There's always been a stigma attached to people who study "the arts". In recent years, the trend for governments and corporations, even here in New Zealand, has been to push young people toward studying for "practical" degrees. Useful stuff, you know, hard sciences, mathematics, things that will make engineers and doctors and scientific innovators out of us all. So the theory goes.
I actually think it's a mistake to discourage, or at least not to encourage, young people to read and study literature. A lot of teenagers will moan that Shakespeare is incomprehensible, or that Jane Eyre is boring, but teens tend to complain about everything. What they like and dislike could change at any random moment according to the shift of their hormones. Yet there are certain lessons that can stay for life.
To me, literature, and in a wider sense, the arts, is the soul of society. There is no doubt that hard science and research plays a vital role in our understanding of the world we live in, and in the improvement of the human lifespan and the quality of said life.
But we're not born to become just cogs in a machine. What actually makes everything worthwhile is the promise of pleasure as a reward. And as a reader, and the writer of a blog about the joys of reading, I cannot think of a more enriching, rewarding experience than literature.
Let me be clear that I'm not talking about Literature with a capital L. The definition of what is considered literature changes with the times anyway, so the Fifty Shades of today could be considered tomorrow's Anais Nin.
When I speak of the study of literature, I mean books of any genre that interests the reader, that can provoke a certain amount of thought. It's more about imparting the importance of being able to read and think critically about what you've just read, to have opinions, but also to be able to voice why you have them, and structure a clear, logical, reasoned argument.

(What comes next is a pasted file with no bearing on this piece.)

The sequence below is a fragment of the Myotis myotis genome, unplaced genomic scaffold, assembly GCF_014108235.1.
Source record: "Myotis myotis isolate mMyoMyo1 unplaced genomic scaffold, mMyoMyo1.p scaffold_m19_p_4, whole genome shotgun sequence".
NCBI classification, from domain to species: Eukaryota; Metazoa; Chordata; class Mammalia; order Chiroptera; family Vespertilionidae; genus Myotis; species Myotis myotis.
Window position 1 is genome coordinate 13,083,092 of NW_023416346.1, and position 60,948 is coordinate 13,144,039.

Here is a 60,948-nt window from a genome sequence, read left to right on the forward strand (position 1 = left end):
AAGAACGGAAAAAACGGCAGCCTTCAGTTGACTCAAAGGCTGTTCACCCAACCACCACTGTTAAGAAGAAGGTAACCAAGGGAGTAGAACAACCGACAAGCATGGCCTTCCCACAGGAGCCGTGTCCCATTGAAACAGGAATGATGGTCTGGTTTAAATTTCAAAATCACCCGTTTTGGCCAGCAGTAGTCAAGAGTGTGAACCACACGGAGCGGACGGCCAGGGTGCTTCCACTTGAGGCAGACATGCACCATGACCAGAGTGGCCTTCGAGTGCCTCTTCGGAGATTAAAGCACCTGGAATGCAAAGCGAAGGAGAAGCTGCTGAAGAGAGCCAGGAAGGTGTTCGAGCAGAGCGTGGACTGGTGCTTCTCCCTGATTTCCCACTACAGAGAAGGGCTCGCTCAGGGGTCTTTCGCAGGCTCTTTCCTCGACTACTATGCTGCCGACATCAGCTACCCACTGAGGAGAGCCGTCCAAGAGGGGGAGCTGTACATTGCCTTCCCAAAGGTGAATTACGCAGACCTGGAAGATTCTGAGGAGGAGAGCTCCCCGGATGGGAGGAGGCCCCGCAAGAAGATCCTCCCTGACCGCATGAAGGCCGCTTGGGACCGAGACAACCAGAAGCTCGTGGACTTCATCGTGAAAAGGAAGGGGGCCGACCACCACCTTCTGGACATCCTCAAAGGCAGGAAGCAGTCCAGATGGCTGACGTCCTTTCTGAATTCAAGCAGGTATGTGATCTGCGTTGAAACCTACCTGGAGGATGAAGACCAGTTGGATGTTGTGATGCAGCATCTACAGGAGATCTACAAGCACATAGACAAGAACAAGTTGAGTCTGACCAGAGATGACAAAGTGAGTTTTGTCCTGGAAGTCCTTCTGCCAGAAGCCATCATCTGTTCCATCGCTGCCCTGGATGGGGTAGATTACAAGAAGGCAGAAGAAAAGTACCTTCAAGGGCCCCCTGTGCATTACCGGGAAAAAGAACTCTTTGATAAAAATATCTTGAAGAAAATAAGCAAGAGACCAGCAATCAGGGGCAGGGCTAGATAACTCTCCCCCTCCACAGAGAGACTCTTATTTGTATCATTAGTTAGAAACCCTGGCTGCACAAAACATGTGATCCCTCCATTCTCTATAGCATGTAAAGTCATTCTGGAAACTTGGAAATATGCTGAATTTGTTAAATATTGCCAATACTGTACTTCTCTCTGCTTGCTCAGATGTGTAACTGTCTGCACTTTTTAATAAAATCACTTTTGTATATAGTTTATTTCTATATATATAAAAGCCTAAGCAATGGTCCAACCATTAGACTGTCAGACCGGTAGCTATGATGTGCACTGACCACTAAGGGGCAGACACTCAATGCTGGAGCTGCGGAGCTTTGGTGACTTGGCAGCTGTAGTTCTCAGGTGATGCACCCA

This, I think, is one of the most important things that the study of literature gives to its students.
Yes, not everyone enjoys reading fiction, but not everyone enjoys science and mathematics, and what I don't agree with is the study of those subjects being pushed as the be-all and end-all of the education system.
Geniuses like Einstein and Hawking were and are all readers, not just of heavy scientific textbooks but also of literature.
I've always believed that within the pages of books lies the collective wisdom of our society. Even in the lightest of fiction, those throwaway airport books with throwaway plots, there is still truth to be found, be it in a particularly piercing observation of someone's character, or the way death can define a life.
Literature inspires genius and creativity, and that, I believe, makes it worthy of being placed alongside the sciences and arts and given equal importance. That it is not is shortsighted, and an indictment of the current climate of world politics.
Do you think the study of literature is important?